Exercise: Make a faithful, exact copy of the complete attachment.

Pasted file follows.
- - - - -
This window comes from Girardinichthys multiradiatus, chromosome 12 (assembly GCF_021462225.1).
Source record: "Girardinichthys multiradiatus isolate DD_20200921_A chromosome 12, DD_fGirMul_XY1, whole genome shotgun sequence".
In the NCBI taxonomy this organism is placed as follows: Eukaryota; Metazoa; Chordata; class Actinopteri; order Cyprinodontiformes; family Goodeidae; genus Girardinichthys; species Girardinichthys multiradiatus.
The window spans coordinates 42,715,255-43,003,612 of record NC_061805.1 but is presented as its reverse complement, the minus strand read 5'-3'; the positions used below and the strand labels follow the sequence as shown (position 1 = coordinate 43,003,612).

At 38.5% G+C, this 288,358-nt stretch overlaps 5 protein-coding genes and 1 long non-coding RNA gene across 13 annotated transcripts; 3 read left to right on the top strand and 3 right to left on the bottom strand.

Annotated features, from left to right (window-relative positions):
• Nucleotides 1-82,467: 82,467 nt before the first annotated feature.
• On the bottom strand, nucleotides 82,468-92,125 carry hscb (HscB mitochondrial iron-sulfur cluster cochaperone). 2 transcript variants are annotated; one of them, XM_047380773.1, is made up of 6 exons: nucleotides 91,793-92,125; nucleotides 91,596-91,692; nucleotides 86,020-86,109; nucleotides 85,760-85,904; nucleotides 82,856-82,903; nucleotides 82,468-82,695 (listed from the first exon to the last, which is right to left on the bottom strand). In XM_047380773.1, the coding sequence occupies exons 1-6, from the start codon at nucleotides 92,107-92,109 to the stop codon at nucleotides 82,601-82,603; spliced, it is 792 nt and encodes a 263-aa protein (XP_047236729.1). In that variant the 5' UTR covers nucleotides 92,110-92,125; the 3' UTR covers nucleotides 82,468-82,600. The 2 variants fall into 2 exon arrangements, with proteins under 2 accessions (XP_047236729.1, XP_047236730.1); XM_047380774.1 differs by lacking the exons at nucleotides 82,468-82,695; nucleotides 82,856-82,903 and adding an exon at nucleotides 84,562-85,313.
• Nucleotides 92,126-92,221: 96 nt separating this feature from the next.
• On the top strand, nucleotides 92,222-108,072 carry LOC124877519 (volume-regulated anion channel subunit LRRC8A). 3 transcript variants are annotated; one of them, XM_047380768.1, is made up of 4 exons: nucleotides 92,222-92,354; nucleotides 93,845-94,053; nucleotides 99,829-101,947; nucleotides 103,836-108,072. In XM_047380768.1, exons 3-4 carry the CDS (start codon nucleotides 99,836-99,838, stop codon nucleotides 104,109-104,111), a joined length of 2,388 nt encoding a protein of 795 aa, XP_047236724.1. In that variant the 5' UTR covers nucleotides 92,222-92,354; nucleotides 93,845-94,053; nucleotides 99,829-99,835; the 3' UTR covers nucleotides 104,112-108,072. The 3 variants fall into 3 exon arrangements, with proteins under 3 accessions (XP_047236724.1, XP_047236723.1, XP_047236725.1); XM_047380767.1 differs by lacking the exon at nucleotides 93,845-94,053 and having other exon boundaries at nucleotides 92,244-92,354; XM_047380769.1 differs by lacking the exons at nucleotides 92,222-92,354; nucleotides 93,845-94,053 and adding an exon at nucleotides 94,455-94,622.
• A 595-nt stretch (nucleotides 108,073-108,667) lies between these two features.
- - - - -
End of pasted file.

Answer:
This window comes from Girardinichthys multiradiatus, chromosome 12 (assembly GCF_021462225.1).
Source record: "Girardinichthys multiradiatus isolate DD_20200921_A chromosome 12, DD_fGirMul_XY1, whole genome shotgun sequence".
In the NCBI taxonomy this organism is placed as follows: Eukaryota; Metazoa; Chordata; class Actinopteri; order Cyprinodontiformes; family Goodeidae; genus Girardinichthys; species Girardinichthys multiradiatus.
The window spans coordinates 42,715,255-43,003,612 of record NC_061805.1 but is presented as its reverse complement, the minus strand read 5'-3'; the positions used below and the strand labels follow the sequence as shown (position 1 = coordinate 43,003,612).

At 38.5% G+C, this 288,358-nt stretch overlaps 5 protein-coding genes and 1 long non-coding RNA gene across 13 annotated transcripts; 3 read left to right on the top strand and 3 right to left on the bottom strand.

Annotated features, from left to right (window-relative positions):
• Nucleotides 1-82,467: 82,467 nt before the first annotated feature.
• On the bottom strand, nucleotides 82,468-92,125 carry hscb (HscB mitochondrial iron-sulfur cluster cochaperone). 2 transcript variants are annotated; one of them, XM_047380773.1, is made up of 6 exons: nucleotides 91,793-92,125; nucleotides 91,596-91,692; nucleotides 86,020-86,109; nucleotides 85,760-85,904; nucleotides 82,856-82,903; nucleotides 82,468-82,695 (listed from the first exon to the last, which is right to left on the bottom strand). In XM_047380773.1, the coding sequence occupies exons 1-6, from the start codon at nucleotides 92,107-92,109 to the stop codon at nucleotides 82,601-82,603; spliced, it is 792 nt and encodes a 263-aa protein (XP_047236729.1). In that variant the 5' UTR covers nucleotides 92,110-92,125; the 3' UTR covers nucleotides 82,468-82,600. The 2 variants fall into 2 exon arrangements, with proteins under 2 accessions (XP_047236729.1, XP_047236730.1); XM_047380774.1 differs by lacking the exons at nucleotides 82,468-82,695; nucleotides 82,856-82,903 and adding an exon at nucleotides 84,562-85,313.
• Nucleotides 92,126-92,221: 96 nt separating this feature from the next.
• On the top strand, nucleotides 92,222-108,072 carry LOC124877519 (volume-regulated anion channel subunit LRRC8A). 3 transcript variants are annotated; one of them, XM_047380768.1, is made up of 4 exons: nucleotides 92,222-92,354; nucleotides 93,845-94,053; nucleotides 99,829-101,947; nucleotides 103,836-108,072. In XM_047380768.1, exons 3-4 carry the CDS (start codon nucleotides 99,836-99,838, stop codon nucleotides 104,109-104,111), a joined length of 2,388 nt encoding a protein of 795 aa, XP_047236724.1. In that variant the 5' UTR covers nucleotides 92,222-92,354; nucleotides 93,845-94,053; nucleotides 99,829-99,835; the 3' UTR covers nucleotides 104,112-108,072. The 3 variants fall into 3 exon arrangements, with proteins under 3 accessions (XP_047236724.1, XP_047236723.1, XP_047236725.1); XM_047380767.1 differs by lacking the exon at nucleotides 93,845-94,053 and having other exon boundaries at nucleotides 92,244-92,354; XM_047380769.1 differs by lacking the exons at nucleotides 92,222-92,354; nucleotides 93,845-94,053 and adding an exon at nucleotides 94,455-94,622.
• A 595-nt stretch (nucleotides 108,073-108,667) lies between these two features.